So the lesson I'm trying to take from this experience is to just try to stop hearing snark or criticism, focus on the learning, and keep moving ahead.  Oh, and stop being a paranoid big baby.

January 29, 2014

Orange County Housewife & Cat Nanny

It's been a year since we moved, and I still haven't adjusted to the Orange County housewife gig.  I remain, as far as I can tell, the only housewife around town that drives Honda Odyssey but isn't someone's housekeeper.  I'm probably the most plus-sized housewife in town.  I've had no injections other than that for the flu shot.  I have been known to wear Old Navy flip-flops to the grocery store.  I don't have a housekeeper.  OK, not yet, but need help with this big house and wicked arthritis.  I don't like spas.  I do my own mani/pedi and not on a regular basis.  I live in a small city that doesn't allow door-to-door solicitors other than by those who have applied for a permit to do so here, and even then homeowners can opt out, but a few still sneak around town.  I never knew such a thing existed as a city-wide ban on solicitors.  This week one of the sneaky variety came to the door and, as usual, I was dressed for the studio and had plaster all over my hands.  He said he was stopping by to chat with the homeowner about reducing electric bills.  I stopped him and told him I was not the homeowner and they weren't home, that I was the cat nanny.  He muttered "cat nanny" and made a notation on his little clipboard and said he'd come by another time.  He took it seriously.  O.M.G.  Now I'm actually looking forward to the next sneaky solicitor and have to come up with something better than cat nanny since I Googled it and there ARE cat nannies!  What ever happened to just plain old pet sitters?

On the mom front, the empty nest thing remains a mixed bag of emotions.  The kids are both old enough that even when we're home together, we aren't really together.  My son is usually holed up in his room playing video games (insisting that it is now related to his college major of software engineering, and thus qualifies as in-depth and intense study time that should not be disrupted with silliness like meals) along with making it dirtier.   The older of the two is usually busy studying (for real) for her last semester of grad school if she's home at all with her busy work and school schedule.  Me, I'm scooping the litterbox again.  Ah, the joys of motherhood.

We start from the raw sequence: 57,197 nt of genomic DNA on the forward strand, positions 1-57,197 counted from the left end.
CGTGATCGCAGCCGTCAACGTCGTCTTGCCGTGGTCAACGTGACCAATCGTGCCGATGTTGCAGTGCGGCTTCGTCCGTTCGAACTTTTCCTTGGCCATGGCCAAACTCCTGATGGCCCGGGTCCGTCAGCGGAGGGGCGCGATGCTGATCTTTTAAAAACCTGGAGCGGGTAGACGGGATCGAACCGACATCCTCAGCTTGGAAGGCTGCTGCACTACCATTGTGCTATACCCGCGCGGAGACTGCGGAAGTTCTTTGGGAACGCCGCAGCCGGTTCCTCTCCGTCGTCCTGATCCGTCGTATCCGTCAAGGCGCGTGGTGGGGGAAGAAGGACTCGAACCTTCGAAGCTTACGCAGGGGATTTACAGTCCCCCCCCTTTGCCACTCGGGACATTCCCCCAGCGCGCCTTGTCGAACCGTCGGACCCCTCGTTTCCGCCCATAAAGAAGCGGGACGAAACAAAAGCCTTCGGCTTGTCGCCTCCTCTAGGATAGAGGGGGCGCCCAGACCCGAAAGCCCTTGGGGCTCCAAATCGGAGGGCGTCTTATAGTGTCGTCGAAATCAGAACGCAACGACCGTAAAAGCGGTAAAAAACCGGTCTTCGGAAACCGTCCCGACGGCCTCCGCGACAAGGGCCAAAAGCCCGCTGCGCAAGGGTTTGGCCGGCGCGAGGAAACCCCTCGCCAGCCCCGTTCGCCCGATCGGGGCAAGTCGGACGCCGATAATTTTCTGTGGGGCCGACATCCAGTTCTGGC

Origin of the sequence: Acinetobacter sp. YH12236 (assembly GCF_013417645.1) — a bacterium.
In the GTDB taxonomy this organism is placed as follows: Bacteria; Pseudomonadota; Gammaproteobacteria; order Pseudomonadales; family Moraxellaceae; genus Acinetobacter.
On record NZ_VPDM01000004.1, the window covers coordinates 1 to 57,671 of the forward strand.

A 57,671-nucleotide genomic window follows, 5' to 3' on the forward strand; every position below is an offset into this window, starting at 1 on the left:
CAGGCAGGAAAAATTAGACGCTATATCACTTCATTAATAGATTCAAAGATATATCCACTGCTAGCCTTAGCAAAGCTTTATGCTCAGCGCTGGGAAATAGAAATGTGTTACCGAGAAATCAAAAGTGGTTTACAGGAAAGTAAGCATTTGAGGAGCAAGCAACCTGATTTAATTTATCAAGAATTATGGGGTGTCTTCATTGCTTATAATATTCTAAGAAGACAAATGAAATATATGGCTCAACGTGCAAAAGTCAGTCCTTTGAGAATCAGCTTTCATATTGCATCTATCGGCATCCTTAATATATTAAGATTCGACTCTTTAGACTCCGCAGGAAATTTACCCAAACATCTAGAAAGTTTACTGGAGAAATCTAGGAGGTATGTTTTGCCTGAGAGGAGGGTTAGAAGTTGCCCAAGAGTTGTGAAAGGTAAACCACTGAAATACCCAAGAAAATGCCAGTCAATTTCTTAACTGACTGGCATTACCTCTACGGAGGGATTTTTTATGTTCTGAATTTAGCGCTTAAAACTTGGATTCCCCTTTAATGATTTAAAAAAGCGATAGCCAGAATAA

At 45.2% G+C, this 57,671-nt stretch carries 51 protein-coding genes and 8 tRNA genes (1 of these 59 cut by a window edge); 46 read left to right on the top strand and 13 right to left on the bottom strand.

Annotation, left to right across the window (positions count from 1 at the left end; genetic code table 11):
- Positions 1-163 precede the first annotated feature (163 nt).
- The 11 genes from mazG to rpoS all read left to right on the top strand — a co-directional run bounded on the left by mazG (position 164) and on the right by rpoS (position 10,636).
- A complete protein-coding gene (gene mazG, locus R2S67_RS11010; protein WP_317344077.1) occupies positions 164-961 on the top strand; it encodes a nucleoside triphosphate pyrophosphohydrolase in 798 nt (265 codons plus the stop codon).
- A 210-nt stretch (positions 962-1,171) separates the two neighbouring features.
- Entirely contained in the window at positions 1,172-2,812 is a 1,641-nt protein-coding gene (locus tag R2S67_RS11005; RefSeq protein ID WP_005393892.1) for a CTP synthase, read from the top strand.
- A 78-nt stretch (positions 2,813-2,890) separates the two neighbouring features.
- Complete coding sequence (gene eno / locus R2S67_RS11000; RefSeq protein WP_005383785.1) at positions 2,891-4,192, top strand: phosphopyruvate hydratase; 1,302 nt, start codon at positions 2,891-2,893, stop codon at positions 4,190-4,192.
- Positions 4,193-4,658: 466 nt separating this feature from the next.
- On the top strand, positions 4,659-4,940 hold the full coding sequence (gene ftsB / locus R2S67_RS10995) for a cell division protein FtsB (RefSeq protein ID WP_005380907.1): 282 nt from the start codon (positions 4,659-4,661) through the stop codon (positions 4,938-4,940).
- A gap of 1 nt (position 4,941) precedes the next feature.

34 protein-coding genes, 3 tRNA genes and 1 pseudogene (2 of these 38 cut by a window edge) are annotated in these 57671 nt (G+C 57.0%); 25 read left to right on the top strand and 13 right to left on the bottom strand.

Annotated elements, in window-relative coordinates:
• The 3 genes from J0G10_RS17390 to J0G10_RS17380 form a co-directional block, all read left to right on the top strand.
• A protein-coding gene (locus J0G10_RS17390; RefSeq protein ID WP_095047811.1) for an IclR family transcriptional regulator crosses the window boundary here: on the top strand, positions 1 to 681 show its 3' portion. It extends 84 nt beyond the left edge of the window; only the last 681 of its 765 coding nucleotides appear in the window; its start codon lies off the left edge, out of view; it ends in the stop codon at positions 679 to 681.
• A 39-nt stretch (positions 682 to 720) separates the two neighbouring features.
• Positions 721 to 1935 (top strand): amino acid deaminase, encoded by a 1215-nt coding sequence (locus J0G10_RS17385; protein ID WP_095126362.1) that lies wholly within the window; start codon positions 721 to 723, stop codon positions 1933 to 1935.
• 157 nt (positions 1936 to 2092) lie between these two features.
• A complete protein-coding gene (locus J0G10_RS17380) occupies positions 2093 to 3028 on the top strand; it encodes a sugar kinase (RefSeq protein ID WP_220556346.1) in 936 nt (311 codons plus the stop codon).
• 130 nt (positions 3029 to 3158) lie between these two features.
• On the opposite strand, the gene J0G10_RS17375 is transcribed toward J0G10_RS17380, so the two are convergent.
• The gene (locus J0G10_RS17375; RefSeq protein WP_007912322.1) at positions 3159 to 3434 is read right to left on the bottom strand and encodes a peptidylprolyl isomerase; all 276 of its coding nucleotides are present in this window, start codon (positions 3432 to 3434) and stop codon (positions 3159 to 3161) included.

On the art front, the week has been slow in terms of creative time.  My husband accompanied me to the Road to California quilt show which was extraordinarily crowded.  I couldn't decide which I needed more after the first aisle, an air horn or a martini.  There were a lot fewer quilts showing and a lot more vendors than in years past, but it was still worth the trip.  This week I'm busy painting a bathroom, once again with a looming party as the impetus to get something done.  I haven't painted in our house myself for about two years and had forgotten the icky stench of primer and the nausea that comes with it when in a small room with it for hours.  Blech.  The priming is done; I'll paint tomorrow.  Then I think we won't have a party for a while because this is not fun anymore.



January 22, 2014

I Should Learn Before I Do...

Live and learn.  Before I started with the paper clay, I did a lot of looking around online for information about how to use it with limited success.  Trying to break my habit of spending more time looking and reading than doing, I shut down the laptop and got to work.  Oops.